Reading and understanding what you're reading is essential in today's world. It is like having a superpower! It means you can learn new things quickly and easily and use that knowledge to develop your ideas and solutions to problems.

You must read textbooks, articles, and other materials in school to learn about different subjects. However, comprehending what you are reading is also important outside of school. For example, you might need to read instructions for a project you are working on or want to learn about something you're interested in.

If you can comprehend what you're reading, you can generate ideas based on your learning. Consequently, you can think critically about the information and come up with your conclusions. In addition, you can come up with new and creative solutions to problems based on what you have learned.

In today's society, many jobs require people who can read and comprehend information quickly and effectively. For example, if you work in a field like science or engineering, you'll need to read technical reports and research papers to stay up-to-date on the latest developments. Comprehending what you are reading can help you do your job better and make significant contributions to your field.

So, if you want to succeed in school and life, working on your reading and comprehension skills is essential. Read as much as possible, practice taking notes, and ask questions when you do not understand something. With practice, you will become a better reader and be able to generate your ideas based on what you have learned.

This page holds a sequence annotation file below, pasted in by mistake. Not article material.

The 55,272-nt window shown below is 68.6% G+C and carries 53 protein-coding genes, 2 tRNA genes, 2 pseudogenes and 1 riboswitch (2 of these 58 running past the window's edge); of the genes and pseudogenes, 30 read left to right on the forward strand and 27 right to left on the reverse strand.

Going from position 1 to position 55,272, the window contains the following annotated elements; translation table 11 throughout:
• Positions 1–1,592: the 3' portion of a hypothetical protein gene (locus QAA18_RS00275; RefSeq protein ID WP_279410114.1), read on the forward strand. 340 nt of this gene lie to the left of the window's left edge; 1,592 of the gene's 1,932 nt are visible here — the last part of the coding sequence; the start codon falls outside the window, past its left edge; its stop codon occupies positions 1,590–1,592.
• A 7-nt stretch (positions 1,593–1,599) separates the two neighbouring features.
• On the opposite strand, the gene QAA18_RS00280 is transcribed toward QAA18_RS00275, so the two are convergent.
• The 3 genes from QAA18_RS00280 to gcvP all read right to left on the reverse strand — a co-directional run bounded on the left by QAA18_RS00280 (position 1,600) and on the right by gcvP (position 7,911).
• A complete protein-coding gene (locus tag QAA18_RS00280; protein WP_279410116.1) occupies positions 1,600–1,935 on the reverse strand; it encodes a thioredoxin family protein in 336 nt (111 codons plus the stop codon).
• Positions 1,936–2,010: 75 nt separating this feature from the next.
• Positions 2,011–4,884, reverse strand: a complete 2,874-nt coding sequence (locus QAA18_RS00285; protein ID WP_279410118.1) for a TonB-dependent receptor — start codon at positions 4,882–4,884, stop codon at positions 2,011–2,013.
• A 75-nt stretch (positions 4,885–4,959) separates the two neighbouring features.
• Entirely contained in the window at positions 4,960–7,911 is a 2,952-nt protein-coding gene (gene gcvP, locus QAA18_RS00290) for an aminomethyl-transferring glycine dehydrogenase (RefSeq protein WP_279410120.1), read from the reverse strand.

Explicit or Implicit

In English, whether you're reading a book, an article, or even listening to someone speak, you'll come across information and ideas that can be either explicit or implicit.

Explicit information and ideas are straightforward and directly stated. They are easy to understand because they are clear. For example, if someone says, "I'm tired," then it's explicit that they are feeling tired.
Implicit information and ideas, on the other hand, are not directly stated but rather implied through context clues or hints. This means that you'll have to think a bit to figure out what the speaker or writer is trying to convey. For example, if someone says, "I'm going to go hit the books," it might be implicit that they will study.

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